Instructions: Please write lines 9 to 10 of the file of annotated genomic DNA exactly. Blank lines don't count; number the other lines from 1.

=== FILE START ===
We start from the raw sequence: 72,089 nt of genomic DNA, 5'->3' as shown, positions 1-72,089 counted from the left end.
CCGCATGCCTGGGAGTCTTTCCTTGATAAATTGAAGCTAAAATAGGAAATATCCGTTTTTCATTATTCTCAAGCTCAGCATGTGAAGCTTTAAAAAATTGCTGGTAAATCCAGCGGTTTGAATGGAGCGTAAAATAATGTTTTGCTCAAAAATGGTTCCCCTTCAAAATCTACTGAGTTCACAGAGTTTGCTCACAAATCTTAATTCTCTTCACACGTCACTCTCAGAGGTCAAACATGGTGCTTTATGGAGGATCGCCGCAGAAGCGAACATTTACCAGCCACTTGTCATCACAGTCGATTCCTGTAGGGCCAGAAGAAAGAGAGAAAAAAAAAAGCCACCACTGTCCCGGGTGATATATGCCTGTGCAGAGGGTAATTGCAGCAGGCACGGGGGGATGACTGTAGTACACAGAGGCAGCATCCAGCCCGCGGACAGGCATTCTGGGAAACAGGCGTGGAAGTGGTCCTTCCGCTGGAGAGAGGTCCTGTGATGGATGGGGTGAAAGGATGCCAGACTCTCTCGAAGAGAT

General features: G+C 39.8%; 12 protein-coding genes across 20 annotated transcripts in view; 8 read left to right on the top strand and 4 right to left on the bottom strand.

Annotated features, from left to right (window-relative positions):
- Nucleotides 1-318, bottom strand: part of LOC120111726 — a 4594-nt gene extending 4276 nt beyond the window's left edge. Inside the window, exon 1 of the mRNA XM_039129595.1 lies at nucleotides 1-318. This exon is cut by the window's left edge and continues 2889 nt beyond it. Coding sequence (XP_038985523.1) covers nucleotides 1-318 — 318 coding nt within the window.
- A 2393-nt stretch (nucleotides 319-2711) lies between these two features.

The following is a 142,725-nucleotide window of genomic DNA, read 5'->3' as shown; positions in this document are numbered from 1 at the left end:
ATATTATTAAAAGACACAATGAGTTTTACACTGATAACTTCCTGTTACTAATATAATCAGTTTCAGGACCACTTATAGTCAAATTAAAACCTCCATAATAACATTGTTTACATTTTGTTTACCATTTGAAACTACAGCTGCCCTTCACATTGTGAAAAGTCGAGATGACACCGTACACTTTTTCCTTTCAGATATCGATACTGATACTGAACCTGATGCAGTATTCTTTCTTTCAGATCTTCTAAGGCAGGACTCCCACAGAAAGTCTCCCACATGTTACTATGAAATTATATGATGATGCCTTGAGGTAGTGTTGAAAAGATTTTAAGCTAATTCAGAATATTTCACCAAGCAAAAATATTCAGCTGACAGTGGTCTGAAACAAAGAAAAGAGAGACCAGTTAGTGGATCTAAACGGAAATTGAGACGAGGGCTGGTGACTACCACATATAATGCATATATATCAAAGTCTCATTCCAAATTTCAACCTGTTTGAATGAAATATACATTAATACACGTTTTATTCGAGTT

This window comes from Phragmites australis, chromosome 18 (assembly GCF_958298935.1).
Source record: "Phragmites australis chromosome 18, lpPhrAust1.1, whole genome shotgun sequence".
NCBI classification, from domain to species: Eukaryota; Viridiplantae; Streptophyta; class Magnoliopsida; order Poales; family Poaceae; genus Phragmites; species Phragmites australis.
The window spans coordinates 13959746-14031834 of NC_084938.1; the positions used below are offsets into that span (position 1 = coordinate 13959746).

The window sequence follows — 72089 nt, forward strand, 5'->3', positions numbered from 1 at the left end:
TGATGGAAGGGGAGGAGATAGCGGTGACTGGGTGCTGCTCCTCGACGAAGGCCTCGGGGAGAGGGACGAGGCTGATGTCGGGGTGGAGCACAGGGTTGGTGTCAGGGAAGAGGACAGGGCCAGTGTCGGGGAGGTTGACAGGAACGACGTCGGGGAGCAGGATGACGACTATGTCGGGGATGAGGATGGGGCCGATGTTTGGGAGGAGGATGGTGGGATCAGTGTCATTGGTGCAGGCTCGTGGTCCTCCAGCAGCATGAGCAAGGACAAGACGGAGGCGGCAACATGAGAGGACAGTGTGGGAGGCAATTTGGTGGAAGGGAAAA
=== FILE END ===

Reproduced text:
This window comes from Phragmites australis, chromosome 18 (assembly GCF_958298935.1).
Source record: "Phragmites australis chromosome 18, lpPhrAust1.1, whole genome shotgun sequence".